None of the public transport companies listed covered Northern Ireland, so it was a Great Britain-only analysis. Tempcover have now corrected this error on their website. The exclusion of Northern Ireland’s Translink service could have, at most, shifted other operators up or down the list by one position.
A press release issued to journalists on 16 July was headlined: “REVEALED: The UK’s worse train and bus operators”. It explained:
“Based on over 3.2 million tweets and sentiment data from 31st May 2018 – 1st June 2019, Tempcover can reveal which public transport operators in the UK are doing the best job of getting Britain from A to B.”
The press release went on to list the “UK’s worse bus operators” (sic) and “UK’s Worse Train Operators” (sic) and referred journalists to a webpage with an interactive table that allowed users to filter by English regions, Scotland and Wales but not Northern Ireland:
Tempcover’s research methodology was described at the bottom of its website: “Every known UK bus and train operator’s social media service handles were crawled to analyse for volume, sentiment and emotion.”
The absence of Translink or any of Translink’s sub-brands suggested that Northern Ireland’s public transport corporation was not included in the analysis. From the description of the methodology used to analyse social media sentiment of GB rail and bus operators, FactCheckNI are confident that it could have been extended to include Translink’s social accounts for its services in Northern Ireland.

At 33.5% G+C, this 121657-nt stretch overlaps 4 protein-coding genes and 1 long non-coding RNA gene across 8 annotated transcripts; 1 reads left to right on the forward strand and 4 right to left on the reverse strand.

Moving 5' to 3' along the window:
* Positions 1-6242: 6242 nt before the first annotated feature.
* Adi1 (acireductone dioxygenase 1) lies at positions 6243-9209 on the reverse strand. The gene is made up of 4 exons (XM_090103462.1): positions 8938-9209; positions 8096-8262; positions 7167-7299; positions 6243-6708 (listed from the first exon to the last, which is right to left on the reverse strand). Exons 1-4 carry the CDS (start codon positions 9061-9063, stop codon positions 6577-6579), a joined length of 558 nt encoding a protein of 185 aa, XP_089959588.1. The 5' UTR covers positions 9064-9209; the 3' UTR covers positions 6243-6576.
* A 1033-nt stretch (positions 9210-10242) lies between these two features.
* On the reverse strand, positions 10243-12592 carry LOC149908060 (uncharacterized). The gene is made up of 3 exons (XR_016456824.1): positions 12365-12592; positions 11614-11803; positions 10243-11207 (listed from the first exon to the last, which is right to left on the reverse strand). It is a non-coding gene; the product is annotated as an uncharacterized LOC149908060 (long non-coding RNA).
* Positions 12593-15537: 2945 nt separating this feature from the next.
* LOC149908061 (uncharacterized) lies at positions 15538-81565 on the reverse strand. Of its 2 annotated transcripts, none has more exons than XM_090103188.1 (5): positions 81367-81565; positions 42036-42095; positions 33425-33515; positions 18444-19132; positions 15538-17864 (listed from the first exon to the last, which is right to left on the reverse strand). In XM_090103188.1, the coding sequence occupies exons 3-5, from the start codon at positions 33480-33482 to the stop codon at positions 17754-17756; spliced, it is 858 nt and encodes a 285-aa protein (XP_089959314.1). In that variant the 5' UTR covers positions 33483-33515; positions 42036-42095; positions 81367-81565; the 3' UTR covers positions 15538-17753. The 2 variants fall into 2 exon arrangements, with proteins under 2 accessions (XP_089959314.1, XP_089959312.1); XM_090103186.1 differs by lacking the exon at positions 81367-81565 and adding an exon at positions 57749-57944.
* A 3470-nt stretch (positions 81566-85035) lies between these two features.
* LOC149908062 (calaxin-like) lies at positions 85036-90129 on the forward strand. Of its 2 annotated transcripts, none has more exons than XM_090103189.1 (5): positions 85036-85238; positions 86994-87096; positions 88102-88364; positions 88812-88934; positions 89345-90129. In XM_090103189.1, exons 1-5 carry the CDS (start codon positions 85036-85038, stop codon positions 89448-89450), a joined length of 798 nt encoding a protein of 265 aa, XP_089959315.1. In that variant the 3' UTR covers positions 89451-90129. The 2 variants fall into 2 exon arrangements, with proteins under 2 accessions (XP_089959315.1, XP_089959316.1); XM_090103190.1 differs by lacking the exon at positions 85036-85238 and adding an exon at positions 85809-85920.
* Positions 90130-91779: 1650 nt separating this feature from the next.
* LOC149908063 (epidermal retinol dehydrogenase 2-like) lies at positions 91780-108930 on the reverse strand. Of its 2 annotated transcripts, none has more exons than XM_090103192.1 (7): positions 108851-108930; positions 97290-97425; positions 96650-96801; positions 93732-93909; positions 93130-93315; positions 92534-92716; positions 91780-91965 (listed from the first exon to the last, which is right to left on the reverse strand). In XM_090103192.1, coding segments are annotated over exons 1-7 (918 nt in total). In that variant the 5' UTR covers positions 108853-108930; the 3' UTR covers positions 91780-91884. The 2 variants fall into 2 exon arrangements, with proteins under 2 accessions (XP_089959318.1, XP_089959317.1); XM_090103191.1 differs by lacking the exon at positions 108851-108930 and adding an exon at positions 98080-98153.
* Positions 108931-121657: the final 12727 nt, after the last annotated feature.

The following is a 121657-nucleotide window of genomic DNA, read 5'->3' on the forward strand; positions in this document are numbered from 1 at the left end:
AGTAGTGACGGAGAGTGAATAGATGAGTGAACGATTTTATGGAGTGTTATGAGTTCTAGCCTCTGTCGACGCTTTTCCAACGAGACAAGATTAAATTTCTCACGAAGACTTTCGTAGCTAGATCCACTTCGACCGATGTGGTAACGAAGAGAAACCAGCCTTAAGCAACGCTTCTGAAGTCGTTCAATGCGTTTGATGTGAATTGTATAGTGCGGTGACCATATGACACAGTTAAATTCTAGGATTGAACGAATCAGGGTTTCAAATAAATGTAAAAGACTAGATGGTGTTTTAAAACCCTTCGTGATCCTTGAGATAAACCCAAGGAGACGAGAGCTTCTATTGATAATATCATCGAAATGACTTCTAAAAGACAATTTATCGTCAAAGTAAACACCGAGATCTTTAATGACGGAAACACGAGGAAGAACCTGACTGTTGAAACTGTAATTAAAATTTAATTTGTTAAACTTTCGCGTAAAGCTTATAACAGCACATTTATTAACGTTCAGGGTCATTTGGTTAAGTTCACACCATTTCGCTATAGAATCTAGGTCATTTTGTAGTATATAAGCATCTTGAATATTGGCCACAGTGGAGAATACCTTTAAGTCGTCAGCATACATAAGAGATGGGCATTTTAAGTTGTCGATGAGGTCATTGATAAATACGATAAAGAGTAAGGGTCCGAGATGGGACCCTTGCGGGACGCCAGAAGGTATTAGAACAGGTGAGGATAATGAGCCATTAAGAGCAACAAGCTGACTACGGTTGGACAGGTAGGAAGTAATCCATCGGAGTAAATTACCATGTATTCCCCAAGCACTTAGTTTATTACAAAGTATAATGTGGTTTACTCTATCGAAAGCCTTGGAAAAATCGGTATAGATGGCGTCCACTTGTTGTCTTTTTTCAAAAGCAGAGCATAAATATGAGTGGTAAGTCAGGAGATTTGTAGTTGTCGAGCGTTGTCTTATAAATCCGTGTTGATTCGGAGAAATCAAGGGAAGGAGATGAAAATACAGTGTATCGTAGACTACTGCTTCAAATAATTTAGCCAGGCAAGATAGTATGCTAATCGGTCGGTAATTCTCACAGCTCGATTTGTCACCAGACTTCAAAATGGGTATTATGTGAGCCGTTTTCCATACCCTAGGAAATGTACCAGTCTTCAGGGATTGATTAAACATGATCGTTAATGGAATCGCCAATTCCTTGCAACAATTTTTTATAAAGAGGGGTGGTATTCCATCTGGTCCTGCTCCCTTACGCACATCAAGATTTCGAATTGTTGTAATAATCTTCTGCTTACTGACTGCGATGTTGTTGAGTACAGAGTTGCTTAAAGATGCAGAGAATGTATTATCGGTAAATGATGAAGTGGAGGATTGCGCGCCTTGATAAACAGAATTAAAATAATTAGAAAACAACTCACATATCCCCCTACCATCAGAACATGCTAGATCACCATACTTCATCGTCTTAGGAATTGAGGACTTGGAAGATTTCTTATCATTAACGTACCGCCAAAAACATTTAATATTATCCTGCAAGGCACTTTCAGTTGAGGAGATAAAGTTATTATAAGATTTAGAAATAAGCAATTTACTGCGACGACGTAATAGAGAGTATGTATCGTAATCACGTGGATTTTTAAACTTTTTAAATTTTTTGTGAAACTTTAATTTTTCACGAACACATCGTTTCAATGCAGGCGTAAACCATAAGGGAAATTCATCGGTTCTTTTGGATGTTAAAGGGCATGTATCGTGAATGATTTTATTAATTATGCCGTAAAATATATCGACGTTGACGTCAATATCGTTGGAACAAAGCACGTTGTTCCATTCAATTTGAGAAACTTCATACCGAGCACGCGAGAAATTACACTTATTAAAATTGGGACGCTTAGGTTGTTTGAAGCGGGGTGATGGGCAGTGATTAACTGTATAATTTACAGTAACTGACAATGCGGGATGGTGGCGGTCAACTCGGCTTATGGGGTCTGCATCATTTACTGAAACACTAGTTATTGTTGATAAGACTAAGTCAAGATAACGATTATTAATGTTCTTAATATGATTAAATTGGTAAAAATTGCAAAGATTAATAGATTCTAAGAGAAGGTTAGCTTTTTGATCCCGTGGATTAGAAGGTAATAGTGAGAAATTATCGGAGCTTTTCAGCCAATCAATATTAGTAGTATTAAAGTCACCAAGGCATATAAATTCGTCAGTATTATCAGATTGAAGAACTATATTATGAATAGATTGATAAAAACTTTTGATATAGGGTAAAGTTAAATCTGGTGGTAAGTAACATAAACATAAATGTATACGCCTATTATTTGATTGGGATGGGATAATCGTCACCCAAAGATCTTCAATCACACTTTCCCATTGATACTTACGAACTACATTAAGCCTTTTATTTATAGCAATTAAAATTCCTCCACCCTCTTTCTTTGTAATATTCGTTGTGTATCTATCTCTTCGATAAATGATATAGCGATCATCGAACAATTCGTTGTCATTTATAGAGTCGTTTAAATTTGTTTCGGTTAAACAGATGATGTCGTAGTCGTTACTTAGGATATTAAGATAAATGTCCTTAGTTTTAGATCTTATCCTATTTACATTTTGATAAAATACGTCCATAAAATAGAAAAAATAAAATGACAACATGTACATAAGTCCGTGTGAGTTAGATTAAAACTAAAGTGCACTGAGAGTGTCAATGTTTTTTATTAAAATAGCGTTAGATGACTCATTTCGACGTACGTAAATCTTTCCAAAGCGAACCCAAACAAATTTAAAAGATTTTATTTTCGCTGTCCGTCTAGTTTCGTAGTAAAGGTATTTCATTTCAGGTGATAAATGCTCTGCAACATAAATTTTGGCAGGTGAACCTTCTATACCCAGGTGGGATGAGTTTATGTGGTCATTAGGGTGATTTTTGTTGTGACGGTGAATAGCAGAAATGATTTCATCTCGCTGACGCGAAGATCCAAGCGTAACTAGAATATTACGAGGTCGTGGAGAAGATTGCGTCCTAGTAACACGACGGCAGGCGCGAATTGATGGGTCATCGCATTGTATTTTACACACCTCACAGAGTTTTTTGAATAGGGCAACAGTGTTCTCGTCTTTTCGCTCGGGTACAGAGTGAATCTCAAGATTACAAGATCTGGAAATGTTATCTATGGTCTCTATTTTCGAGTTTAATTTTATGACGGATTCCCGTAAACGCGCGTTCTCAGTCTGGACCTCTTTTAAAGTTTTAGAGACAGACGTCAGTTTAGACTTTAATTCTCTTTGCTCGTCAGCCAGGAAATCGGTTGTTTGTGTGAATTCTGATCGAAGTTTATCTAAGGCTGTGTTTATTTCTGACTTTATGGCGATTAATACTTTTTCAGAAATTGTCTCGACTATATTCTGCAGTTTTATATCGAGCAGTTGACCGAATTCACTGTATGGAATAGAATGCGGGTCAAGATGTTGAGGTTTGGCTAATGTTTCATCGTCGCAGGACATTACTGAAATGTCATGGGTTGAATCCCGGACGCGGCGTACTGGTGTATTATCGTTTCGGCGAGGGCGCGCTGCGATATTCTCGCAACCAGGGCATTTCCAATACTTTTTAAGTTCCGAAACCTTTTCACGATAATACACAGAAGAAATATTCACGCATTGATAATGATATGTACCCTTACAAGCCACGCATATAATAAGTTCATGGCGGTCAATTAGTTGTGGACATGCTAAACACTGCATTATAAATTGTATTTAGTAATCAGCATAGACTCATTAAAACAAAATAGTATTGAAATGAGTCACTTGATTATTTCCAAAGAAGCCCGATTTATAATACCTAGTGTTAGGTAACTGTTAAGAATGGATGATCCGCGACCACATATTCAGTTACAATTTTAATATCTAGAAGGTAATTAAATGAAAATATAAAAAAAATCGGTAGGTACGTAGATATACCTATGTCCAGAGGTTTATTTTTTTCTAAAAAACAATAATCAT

While accounts with fewer than 100 tweets in the year examined were filtered out, the volume of user tweets mentioning Translink’s service-specific Twitter usernames such as @nirailways, @UlsterbusNI, @GoldlineNI, @TranslinkMetro and @GliderBelfast mean it is very probable that at least some would have qualified for inclusion in the results.
Tempcover’s PR team did not answer our direct question asking whether any Translink social media accounts were included in analysis of millions of transport company-related tweets.
However, they did confirm that “we’ve updated the slight error and changed UK to Great Britain, and the team here are holding off further outreach until that’s refreshed on site – thank you for picking this up …”
The website was corrected and refers to “Britain” rather than “the UK”:
The Daily Mail featured this social media sentiment analysis on its website. The current online article headline correctly refers to “Britain” rather than “the UK”, although the second sentence suggests that “there were 3.2 million tweets about UK travel companies sent by passengers between May 31, 2018 and June 1, 2019”, when these were about Great Britain travel companies.
This is just one example of a common style of report used by companies. They don’t claim to be rigorous academic peer-reviewed research. However, they should still be accurate.
Having failed to save a copy of the original webpage mentioning “the UK”, we were able to use the Google Cache — via the online Cached View tool — to capture the original version so we could show the correction in this article. To learn more about this service, please read our how-to guide.
Image: Photo by Arne9001 used by license Dreamstime.com
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